Ok, so technically it's not in space, but rather viewed from space, but that doesn't make for nearly as good a title...
Turns out income inequality is so bad in this country that you can see it from satellite images.
This really isn't surprising to anyone who's paid minimal attention to such things, but does serve as another striking example of the horrid inequalities we continue to nurture in this nation. And the bigger point is that it's not just the difference in size of houses or how close together they are that makes it the most obvious which is a poor and which is a rich neighborhood, but instead it's the presence of trees and other plant life.
And this foliage is about much more than simply aesthetics (though poor people deserve aesthetically pleasing neighborhoods as well), because it serves as a powerful symbol of the health differences between high and low income neighborhoods. I was instantly reminded of an article from the Journal of Health and Social Behavior a few years ago (citation not looked for), which found that pregnant women living near highway on and off ramps experienced far higher rates of complications and birth defects.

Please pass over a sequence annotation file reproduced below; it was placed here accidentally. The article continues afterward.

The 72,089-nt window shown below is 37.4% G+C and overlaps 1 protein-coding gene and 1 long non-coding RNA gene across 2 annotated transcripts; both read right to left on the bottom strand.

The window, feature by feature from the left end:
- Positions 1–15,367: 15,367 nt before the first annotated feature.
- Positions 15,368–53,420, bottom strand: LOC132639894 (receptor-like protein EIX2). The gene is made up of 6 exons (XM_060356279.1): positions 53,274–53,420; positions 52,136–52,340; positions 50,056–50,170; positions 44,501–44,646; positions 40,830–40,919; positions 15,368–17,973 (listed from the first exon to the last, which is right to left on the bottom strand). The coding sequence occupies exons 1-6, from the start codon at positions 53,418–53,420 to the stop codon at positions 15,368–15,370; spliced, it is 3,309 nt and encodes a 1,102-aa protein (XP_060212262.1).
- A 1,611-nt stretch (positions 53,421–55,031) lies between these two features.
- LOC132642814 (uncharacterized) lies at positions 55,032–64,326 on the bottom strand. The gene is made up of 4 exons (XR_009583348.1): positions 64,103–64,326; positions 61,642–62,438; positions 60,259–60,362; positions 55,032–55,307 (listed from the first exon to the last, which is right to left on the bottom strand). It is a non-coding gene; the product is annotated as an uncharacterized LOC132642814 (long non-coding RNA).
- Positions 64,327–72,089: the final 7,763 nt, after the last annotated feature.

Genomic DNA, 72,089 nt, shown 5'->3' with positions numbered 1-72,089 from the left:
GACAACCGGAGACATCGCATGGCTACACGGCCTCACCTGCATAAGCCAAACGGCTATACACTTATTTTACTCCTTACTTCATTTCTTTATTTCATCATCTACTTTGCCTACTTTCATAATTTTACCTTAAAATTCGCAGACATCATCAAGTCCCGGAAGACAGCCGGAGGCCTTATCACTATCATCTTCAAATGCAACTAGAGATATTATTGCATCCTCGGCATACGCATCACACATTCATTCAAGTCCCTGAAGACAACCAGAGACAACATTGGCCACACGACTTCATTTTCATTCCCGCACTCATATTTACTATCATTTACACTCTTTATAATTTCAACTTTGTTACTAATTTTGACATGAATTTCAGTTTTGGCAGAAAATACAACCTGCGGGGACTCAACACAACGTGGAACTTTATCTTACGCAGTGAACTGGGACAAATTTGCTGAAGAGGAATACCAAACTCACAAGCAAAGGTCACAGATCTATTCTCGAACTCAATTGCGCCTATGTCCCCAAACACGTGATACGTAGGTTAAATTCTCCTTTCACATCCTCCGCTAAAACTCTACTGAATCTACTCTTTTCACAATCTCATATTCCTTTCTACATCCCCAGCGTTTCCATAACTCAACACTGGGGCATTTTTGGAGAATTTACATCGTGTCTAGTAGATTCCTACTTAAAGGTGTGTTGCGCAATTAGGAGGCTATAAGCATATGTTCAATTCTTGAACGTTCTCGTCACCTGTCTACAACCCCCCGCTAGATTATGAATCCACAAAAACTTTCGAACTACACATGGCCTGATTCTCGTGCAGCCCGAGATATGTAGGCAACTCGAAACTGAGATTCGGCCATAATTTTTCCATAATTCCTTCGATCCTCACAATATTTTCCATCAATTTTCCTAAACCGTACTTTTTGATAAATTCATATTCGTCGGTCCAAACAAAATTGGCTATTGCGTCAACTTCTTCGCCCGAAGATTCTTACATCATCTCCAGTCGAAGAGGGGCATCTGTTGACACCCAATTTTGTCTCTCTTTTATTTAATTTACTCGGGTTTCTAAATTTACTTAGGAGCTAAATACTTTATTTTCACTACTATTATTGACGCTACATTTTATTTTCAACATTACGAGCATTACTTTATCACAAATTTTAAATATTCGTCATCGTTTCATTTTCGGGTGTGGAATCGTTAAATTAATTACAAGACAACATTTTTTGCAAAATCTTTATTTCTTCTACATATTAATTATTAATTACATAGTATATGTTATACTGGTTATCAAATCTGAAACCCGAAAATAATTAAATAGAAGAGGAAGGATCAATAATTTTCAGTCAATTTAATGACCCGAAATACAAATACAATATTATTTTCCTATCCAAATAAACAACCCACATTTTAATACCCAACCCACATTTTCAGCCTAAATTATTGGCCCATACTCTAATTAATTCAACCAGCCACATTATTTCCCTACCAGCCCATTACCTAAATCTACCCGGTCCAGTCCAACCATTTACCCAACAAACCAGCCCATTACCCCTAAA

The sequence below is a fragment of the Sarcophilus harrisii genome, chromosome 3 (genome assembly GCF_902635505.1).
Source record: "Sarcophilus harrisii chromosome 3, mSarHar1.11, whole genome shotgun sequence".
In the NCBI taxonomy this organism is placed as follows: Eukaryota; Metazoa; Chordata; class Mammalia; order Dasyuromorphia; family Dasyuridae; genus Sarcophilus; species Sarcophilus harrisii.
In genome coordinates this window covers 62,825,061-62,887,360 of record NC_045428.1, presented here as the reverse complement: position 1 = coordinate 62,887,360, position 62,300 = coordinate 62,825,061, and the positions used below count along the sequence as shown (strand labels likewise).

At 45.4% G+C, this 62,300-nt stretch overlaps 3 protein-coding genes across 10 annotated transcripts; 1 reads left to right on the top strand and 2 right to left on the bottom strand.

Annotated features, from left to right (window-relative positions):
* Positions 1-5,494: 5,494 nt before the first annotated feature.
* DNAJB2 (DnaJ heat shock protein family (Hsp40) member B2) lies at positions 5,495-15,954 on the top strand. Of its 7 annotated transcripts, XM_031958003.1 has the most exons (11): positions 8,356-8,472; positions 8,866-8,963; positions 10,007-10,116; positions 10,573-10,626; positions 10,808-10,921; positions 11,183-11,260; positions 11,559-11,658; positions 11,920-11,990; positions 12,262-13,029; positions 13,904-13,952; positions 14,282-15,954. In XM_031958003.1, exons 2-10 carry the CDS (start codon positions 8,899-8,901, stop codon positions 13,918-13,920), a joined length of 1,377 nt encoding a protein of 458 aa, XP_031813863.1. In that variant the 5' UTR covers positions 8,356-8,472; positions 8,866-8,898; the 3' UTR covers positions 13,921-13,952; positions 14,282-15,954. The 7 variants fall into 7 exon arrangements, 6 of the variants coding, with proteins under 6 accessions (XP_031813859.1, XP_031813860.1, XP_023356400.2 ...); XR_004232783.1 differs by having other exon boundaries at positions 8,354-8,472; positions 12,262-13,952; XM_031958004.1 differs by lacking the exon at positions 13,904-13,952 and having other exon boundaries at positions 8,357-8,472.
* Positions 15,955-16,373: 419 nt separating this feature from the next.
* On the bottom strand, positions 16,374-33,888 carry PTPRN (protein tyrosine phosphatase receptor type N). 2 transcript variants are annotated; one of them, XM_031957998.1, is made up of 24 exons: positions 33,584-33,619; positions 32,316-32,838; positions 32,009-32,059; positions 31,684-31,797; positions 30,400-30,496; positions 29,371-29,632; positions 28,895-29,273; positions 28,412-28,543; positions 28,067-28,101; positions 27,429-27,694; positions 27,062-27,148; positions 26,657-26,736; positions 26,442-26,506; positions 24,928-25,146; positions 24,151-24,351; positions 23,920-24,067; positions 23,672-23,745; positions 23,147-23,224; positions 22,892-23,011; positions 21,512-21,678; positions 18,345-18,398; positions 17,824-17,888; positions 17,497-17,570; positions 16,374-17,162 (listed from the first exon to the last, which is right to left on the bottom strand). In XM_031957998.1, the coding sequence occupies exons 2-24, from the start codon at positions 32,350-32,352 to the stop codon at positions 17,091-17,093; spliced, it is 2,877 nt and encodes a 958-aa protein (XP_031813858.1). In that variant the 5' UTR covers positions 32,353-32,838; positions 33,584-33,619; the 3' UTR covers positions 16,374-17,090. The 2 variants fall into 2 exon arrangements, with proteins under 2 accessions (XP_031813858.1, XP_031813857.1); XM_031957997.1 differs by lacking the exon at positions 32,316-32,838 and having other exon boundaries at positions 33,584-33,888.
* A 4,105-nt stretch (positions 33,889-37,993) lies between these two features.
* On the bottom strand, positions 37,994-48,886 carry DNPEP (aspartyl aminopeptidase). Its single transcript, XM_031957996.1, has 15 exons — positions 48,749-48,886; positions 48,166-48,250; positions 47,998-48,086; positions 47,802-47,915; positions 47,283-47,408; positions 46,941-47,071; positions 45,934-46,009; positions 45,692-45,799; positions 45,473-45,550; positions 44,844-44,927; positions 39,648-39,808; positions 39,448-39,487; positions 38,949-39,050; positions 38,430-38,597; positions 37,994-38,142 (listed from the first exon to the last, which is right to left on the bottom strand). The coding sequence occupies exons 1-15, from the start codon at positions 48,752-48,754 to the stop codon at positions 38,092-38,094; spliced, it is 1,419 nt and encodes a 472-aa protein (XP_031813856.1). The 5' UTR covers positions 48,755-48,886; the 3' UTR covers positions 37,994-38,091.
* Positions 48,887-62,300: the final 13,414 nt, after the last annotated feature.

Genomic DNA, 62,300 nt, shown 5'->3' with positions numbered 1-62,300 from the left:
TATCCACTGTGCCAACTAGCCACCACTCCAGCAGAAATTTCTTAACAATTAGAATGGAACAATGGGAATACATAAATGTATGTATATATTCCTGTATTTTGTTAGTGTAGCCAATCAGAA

But when the researchers disaggregated the data by income level, they found the proximity to freeway ramps only effected the pregnancies of women from upper income brackets. Unfortunately this doesn't happen because poor women are magically immune to pollution, but instead because the neighborhoods they live in are already so polluted and toxic that the addition of CO2 and the various other harmful components of auto exhaust are just a drop in the bucket.
But hey, if we weren't poisoning poor people with our waste, they wouldn't have any encouragement to work, right? They would just be lazy and live off their $5 of welfare every month in the lap of luxury. Quick! Someone get them a copy of Atlas Shrugged!